Will Building Affordable Homes be Affected by California’s Housing Deal?
Beginning January 1, 2018, construction workers will be paid higher wages and benefits after a decades-long battle with California’s building industry. Five of 15 housing bills signed into law by Governor Jerry Brown this year include prevailing wage rules for employers and contractors to pay laborers higher wages and benefits for new construction projects. The requirements represent the biggest expansion of union backed pay mandates for construction workers since the late 1990s. State Sen. Scott Wiener (D-San Francisco), stated,
As we saw, labor is a very powerful voice in California. We have a lot more work to do, but getting this done was a very heavy lift. It would be very hard to move this kind of legislation forward without labor as part of the coalition.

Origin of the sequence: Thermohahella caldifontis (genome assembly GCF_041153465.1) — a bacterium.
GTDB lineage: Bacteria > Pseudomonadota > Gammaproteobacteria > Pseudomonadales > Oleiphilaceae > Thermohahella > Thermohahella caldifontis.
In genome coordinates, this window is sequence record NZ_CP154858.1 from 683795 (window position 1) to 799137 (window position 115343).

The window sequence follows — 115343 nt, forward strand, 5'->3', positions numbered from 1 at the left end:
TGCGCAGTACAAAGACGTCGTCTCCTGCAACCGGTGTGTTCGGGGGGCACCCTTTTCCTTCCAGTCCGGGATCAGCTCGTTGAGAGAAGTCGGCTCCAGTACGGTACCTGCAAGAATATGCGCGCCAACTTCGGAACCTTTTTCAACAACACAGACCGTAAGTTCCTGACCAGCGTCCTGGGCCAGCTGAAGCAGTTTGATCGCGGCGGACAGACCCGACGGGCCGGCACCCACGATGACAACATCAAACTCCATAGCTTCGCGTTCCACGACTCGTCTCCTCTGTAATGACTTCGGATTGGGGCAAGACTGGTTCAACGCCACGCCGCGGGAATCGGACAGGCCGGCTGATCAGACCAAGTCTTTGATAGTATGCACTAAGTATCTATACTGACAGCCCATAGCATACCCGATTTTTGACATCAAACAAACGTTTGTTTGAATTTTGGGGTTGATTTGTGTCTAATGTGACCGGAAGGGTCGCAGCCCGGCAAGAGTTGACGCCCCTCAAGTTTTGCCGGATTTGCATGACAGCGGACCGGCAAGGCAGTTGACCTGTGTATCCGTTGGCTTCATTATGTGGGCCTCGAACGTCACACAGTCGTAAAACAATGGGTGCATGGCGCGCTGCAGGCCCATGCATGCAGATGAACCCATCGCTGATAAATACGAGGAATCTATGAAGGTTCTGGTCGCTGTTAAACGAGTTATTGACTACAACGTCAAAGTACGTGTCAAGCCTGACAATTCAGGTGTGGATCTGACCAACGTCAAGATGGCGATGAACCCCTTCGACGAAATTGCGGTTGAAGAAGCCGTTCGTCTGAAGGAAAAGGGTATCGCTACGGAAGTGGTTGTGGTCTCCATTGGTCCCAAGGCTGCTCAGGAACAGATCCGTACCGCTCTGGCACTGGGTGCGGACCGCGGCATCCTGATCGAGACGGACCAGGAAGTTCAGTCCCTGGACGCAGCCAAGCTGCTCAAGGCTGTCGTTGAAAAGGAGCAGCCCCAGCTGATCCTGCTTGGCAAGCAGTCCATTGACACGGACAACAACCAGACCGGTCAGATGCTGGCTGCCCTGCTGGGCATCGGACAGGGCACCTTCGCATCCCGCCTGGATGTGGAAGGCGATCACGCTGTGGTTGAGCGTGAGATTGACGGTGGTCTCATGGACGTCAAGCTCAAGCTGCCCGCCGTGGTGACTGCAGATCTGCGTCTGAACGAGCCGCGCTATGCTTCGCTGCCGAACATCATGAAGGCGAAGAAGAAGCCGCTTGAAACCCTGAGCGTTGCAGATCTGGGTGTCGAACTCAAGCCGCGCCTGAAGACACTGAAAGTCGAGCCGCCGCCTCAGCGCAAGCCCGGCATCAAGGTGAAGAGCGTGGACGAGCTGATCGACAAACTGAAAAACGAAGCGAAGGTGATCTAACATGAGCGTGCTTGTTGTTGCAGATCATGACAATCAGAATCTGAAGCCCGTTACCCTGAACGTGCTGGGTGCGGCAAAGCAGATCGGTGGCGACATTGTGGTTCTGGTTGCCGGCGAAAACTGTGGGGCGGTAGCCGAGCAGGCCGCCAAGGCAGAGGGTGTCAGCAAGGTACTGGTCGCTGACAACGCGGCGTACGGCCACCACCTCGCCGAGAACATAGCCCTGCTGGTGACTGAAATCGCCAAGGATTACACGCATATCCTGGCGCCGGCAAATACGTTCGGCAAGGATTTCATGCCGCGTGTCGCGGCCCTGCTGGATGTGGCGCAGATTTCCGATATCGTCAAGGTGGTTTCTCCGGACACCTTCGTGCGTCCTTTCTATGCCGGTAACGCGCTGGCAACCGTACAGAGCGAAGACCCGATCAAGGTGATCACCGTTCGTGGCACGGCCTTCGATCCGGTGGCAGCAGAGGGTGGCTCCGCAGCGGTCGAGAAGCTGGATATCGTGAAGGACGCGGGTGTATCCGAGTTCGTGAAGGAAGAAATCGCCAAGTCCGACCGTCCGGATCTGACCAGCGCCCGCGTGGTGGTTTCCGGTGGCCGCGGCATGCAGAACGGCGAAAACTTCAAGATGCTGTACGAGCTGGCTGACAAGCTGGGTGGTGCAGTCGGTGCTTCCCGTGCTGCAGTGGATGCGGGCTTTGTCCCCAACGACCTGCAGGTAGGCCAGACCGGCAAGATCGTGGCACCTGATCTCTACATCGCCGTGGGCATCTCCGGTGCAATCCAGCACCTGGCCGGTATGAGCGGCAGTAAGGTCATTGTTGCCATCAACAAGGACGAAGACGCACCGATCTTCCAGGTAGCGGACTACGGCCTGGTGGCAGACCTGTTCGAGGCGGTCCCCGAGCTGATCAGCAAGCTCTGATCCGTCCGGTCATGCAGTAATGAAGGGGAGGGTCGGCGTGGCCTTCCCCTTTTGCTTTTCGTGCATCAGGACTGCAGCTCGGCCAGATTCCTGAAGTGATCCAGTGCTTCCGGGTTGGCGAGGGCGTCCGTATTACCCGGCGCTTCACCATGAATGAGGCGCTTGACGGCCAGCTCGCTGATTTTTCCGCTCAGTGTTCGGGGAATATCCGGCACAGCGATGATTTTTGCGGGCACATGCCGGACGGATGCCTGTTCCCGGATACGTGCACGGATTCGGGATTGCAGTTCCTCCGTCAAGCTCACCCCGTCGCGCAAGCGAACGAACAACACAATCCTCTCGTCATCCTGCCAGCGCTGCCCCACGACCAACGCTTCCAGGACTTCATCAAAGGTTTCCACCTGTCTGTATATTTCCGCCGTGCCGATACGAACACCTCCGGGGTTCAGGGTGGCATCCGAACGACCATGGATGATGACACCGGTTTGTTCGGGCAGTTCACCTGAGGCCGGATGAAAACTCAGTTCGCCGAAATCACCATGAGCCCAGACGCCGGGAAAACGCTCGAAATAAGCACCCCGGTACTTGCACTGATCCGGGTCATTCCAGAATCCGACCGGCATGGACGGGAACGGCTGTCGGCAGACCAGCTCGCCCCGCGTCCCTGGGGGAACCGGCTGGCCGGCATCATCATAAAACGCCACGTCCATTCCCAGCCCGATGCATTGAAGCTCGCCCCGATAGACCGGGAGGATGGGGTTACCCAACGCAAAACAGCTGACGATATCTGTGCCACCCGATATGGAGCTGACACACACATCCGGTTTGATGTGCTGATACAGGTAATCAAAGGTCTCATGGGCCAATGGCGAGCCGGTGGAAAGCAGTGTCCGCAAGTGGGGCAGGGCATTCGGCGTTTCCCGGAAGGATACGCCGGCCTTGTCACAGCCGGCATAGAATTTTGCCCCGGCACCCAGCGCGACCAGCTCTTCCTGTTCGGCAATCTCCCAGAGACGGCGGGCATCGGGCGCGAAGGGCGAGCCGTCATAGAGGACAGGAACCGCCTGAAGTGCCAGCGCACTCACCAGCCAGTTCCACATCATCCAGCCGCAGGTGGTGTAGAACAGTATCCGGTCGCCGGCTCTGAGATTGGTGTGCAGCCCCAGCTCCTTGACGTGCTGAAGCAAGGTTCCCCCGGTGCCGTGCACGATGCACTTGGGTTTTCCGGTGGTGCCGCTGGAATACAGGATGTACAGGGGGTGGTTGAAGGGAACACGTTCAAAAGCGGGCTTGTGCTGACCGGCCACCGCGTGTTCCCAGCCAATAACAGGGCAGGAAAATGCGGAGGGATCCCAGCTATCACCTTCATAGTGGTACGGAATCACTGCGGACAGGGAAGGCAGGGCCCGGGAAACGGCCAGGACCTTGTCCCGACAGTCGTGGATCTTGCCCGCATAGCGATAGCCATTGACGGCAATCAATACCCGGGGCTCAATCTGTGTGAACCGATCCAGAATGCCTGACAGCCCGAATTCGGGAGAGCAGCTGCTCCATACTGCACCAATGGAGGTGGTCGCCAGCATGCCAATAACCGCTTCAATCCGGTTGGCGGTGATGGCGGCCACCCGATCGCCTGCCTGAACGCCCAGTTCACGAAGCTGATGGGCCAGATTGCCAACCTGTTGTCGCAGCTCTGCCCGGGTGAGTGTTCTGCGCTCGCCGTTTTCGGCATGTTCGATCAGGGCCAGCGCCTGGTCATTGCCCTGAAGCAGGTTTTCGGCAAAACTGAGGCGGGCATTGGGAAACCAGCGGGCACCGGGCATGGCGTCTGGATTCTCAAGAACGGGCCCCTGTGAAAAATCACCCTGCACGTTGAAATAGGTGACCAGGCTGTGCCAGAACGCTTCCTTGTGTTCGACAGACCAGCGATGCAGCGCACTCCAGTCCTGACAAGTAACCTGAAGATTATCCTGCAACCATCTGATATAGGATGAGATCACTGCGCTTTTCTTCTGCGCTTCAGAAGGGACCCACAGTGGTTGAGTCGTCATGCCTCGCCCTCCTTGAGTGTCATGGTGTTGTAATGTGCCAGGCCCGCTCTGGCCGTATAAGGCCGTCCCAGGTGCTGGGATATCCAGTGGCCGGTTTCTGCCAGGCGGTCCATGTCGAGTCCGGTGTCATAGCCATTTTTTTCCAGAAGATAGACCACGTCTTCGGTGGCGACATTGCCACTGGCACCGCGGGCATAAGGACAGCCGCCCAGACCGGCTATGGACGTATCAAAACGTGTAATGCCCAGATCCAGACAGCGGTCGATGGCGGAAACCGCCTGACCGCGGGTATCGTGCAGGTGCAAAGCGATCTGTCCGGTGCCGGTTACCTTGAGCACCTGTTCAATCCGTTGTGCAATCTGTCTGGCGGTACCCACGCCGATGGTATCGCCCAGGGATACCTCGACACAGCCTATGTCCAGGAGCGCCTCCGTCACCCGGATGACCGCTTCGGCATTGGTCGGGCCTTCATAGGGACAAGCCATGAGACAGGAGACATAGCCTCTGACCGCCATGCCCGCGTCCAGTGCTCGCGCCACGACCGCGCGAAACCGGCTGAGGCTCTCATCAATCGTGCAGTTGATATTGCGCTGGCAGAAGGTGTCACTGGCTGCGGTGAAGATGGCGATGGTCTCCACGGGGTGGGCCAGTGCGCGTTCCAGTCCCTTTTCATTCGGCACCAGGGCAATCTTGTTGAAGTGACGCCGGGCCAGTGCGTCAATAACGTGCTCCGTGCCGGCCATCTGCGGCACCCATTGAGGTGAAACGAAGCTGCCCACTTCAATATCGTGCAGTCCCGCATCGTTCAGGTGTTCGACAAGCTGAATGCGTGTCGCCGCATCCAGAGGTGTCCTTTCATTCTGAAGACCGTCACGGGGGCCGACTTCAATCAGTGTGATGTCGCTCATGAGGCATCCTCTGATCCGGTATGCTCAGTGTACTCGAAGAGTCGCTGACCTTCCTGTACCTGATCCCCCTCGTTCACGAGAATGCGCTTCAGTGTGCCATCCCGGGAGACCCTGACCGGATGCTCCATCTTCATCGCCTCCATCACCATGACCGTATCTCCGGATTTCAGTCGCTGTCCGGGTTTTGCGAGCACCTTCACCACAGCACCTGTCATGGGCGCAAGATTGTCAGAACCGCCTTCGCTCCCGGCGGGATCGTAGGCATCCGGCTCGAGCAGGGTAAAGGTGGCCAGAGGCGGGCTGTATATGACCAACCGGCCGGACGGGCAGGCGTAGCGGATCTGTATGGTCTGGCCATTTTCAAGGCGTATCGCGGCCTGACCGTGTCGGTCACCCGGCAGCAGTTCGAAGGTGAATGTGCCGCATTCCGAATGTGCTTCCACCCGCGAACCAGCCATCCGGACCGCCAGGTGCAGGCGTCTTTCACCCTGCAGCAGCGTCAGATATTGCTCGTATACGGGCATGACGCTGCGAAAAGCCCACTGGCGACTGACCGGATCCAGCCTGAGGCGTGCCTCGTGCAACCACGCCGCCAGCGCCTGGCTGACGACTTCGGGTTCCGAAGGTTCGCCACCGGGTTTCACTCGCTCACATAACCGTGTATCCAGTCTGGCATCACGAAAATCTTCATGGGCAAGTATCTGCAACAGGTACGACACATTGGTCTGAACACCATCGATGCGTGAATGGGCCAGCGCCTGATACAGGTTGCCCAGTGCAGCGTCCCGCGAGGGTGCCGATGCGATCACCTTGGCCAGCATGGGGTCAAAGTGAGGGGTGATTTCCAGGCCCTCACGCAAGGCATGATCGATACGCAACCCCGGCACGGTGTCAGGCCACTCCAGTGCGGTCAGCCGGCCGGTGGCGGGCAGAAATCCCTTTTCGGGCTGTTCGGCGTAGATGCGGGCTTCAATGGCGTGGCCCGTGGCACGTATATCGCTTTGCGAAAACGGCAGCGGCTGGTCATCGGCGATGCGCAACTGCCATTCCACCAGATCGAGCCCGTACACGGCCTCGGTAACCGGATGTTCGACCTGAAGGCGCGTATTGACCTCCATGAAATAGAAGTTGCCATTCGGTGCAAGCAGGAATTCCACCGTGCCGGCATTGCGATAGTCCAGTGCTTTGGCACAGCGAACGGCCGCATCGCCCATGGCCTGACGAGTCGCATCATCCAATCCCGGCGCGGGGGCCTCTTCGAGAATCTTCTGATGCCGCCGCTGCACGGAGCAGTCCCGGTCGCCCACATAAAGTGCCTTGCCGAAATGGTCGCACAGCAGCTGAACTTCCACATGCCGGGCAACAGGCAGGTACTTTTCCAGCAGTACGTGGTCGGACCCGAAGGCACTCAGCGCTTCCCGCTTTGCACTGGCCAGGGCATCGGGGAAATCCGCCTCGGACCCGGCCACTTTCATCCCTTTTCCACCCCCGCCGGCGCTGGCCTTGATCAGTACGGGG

Even union advocates acknowledge that paying construction workers a prevailing wage increases the cost of building, but state labor representatives argue that the benefits of employing a skilled workforce far outweigh the higher cost of construction. However, building industry representatives are skeptical that much new housing will be built given the wage requirement. Over the past decade, California has built an average of 80,000 homes per year, while 180,000 are needed to meet current demand, which state housing officials attribute to the affordability crisis. Wage rates vary by county and region, but pay is supposed to be in line with an area’s cost of living. Hopefully, California is able to increase the construction of new homes to start catching up with the demand for housing.